“Back-Room Boy” is a 1942 British comedy film directed by Herbert Mason and starring Arthur Askey, Anne Shelton, and Peter Graves.
The film follows the story of Arthur Pilbeam, a hapless scientist who is recruited to work for the British government during World War II. Pilbeam is tasked with developing a new secret weapon, but his experiments repeatedly fail, leading to frustration from his superiors.
Despite his lack of success, Pilbeam remains determined to contribute to the war effort, and eventually comes up with a breakthrough idea that could change the course of the war. However, his invention is stolen by a group of German spies, who try to take it back to Germany.
Pilbeam sets out on a madcap adventure to retrieve his invention, with the help of his colleague, Anne, and a dashing pilot named Peter. Along the way, they encounter a series of humorous obstacles and challenges, including a car chase and a high-flying aerial battle.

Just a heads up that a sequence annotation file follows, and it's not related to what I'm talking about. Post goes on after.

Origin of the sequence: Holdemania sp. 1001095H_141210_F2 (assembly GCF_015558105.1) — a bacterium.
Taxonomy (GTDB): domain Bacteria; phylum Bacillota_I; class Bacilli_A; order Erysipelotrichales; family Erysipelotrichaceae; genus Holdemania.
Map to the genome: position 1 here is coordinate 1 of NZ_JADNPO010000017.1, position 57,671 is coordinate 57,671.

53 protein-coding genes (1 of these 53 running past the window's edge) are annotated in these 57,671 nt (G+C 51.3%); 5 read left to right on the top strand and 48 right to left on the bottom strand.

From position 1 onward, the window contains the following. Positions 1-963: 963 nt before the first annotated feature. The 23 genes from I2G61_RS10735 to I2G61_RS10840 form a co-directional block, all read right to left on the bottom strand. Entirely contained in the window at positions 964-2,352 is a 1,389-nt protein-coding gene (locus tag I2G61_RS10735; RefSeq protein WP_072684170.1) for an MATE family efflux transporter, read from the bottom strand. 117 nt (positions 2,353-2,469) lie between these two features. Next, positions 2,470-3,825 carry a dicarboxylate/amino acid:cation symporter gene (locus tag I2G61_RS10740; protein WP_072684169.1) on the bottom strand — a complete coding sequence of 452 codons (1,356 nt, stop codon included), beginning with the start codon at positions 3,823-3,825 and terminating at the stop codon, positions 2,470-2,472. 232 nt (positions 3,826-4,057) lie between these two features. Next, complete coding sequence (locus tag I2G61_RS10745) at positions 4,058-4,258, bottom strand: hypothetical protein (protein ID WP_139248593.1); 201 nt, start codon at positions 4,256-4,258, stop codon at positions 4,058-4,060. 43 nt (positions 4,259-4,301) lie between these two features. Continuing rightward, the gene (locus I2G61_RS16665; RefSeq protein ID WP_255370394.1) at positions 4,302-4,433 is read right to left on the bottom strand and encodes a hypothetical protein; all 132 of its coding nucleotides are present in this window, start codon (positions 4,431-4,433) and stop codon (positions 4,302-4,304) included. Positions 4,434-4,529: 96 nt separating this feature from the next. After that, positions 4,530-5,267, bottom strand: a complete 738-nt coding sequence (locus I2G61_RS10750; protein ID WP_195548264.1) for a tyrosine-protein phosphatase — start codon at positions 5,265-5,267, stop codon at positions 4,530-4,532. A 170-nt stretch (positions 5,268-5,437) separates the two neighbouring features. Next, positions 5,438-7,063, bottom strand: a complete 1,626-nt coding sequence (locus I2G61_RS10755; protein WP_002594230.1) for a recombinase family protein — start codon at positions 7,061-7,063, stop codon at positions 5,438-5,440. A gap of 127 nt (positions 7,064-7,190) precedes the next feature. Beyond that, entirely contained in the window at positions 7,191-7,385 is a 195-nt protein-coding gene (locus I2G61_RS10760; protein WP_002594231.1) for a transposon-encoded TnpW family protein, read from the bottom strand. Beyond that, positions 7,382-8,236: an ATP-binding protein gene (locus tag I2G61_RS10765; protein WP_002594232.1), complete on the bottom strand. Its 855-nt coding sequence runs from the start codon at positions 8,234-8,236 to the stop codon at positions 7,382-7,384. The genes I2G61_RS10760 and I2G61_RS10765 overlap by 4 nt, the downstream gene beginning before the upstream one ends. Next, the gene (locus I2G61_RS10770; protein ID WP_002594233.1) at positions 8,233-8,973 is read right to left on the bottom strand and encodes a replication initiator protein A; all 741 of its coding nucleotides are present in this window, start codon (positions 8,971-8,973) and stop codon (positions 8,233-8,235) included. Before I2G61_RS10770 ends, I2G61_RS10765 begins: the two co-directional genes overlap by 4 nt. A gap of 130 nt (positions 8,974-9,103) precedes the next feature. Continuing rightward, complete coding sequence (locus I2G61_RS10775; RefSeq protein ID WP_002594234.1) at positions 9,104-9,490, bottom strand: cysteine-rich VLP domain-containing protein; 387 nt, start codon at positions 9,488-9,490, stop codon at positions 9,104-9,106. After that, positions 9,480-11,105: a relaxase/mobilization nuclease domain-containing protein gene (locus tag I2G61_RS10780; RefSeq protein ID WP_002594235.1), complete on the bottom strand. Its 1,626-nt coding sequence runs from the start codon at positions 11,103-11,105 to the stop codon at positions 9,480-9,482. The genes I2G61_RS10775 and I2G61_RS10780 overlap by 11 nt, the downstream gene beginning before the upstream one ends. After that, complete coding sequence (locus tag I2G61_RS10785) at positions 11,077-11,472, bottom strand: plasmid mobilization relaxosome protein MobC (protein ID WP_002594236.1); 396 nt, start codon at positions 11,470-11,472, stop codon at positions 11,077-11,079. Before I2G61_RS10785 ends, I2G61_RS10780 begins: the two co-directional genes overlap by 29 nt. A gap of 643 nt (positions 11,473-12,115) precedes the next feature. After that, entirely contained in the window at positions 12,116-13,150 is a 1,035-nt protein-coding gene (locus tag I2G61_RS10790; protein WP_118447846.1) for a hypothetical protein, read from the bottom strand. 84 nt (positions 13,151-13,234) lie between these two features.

In the end, Pilbeam and his team are able to outsmart the German spies and retrieve the invention, securing a major victory for the British war effort. The film ends with Pilbeam being hailed as a hero, and his colleagues recognizing the value of his unconventional methods and unique approach to science.
Overall, “Back-Room Boy” is a delightful comedy that captures the spirit of British resilience and determination during World War II. It features the trademark humor and wit of Arthur Askey, one of Britain’s most beloved comedians, and is a charming and entertaining tribute to the ingenuity and resourcefulness of the British people.
J.O.C. Orton, Val Guest, Marriott Edgar
Arthur Askey, Moore Marriott, Graham Moffatt